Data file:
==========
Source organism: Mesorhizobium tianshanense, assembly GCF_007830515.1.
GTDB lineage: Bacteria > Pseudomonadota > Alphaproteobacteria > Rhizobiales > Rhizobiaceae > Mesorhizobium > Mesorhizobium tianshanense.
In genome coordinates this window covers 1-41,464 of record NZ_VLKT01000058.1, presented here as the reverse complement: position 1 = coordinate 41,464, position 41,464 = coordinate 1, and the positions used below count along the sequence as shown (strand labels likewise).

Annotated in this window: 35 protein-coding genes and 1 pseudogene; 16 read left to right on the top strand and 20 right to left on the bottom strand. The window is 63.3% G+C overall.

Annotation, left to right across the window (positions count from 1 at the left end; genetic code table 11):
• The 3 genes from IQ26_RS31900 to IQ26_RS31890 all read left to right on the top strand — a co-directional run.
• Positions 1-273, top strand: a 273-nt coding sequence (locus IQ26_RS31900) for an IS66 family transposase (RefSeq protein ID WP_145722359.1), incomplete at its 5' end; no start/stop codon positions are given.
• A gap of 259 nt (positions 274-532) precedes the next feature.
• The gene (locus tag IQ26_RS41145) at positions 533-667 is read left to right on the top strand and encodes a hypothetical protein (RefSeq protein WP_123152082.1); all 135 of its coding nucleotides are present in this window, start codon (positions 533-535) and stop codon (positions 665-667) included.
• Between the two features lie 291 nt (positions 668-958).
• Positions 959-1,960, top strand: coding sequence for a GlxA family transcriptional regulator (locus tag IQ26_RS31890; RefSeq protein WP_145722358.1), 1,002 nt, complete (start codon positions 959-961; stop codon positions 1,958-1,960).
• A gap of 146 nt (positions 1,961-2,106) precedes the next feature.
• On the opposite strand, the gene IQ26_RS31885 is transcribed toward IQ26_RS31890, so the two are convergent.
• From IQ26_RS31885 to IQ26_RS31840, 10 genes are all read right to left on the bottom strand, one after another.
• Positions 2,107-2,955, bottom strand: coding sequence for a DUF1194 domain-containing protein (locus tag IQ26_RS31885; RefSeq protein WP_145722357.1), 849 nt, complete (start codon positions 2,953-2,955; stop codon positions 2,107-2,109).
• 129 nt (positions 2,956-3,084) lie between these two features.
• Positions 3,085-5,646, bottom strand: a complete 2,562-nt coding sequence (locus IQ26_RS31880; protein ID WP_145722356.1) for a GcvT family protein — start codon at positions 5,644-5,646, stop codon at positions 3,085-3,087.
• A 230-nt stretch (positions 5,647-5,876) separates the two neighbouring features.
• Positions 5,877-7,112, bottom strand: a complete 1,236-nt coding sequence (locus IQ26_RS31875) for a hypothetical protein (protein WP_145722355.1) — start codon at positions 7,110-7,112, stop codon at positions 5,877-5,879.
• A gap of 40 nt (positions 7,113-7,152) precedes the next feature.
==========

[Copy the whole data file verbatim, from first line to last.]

Source organism: Mesorhizobium tianshanense, assembly GCF_007830515.1.
GTDB lineage: Bacteria > Pseudomonadota > Alphaproteobacteria > Rhizobiales > Rhizobiaceae > Mesorhizobium > Mesorhizobium tianshanense.
In genome coordinates this window covers 1-41,464 of record NZ_VLKT01000058.1, presented here as the reverse complement: position 1 = coordinate 41,464, position 41,464 = coordinate 1, and the positions used below count along the sequence as shown (strand labels likewise).

Annotated in this window: 35 protein-coding genes and 1 pseudogene; 16 read left to right on the top strand and 20 right to left on the bottom strand. The window is 63.3% G+C overall.

Annotation, left to right across the window (positions count from 1 at the left end; genetic code table 11):
• The 3 genes from IQ26_RS31900 to IQ26_RS31890 all read left to right on the top strand — a co-directional run.
• Positions 1-273, top strand: a 273-nt coding sequence (locus IQ26_RS31900) for an IS66 family transposase (RefSeq protein ID WP_145722359.1), incomplete at its 5' end; no start/stop codon positions are given.
• A gap of 259 nt (positions 274-532) precedes the next feature.
• The gene (locus tag IQ26_RS41145) at positions 533-667 is read left to right on the top strand and encodes a hypothetical protein (RefSeq protein WP_123152082.1); all 135 of its coding nucleotides are present in this window, start codon (positions 533-535) and stop codon (positions 665-667) included.
• Between the two features lie 291 nt (positions 668-958).
• Positions 959-1,960, top strand: coding sequence for a GlxA family transcriptional regulator (locus tag IQ26_RS31890; RefSeq protein WP_145722358.1), 1,002 nt, complete (start codon positions 959-961; stop codon positions 1,958-1,960).
• A gap of 146 nt (positions 1,961-2,106) precedes the next feature.
• On the opposite strand, the gene IQ26_RS31885 is transcribed toward IQ26_RS31890, so the two are convergent.
• From IQ26_RS31885 to IQ26_RS31840, 10 genes are all read right to left on the bottom strand, one after another.
• Positions 2,107-2,955, bottom strand: coding sequence for a DUF1194 domain-containing protein (locus tag IQ26_RS31885; RefSeq protein WP_145722357.1), 849 nt, complete (start codon positions 2,953-2,955; stop codon positions 2,107-2,109).
• 129 nt (positions 2,956-3,084) lie between these two features.
• Positions 3,085-5,646, bottom strand: a complete 2,562-nt coding sequence (locus IQ26_RS31880; protein ID WP_145722356.1) for a GcvT family protein — start codon at positions 5,644-5,646, stop codon at positions 3,085-3,087.
• A 230-nt stretch (positions 5,647-5,876) separates the two neighbouring features.
• Positions 5,877-7,112, bottom strand: a complete 1,236-nt coding sequence (locus IQ26_RS31875) for a hypothetical protein (protein WP_145722355.1) — start codon at positions 7,110-7,112, stop codon at positions 5,877-5,879.
• A gap of 40 nt (positions 7,113-7,152) precedes the next feature.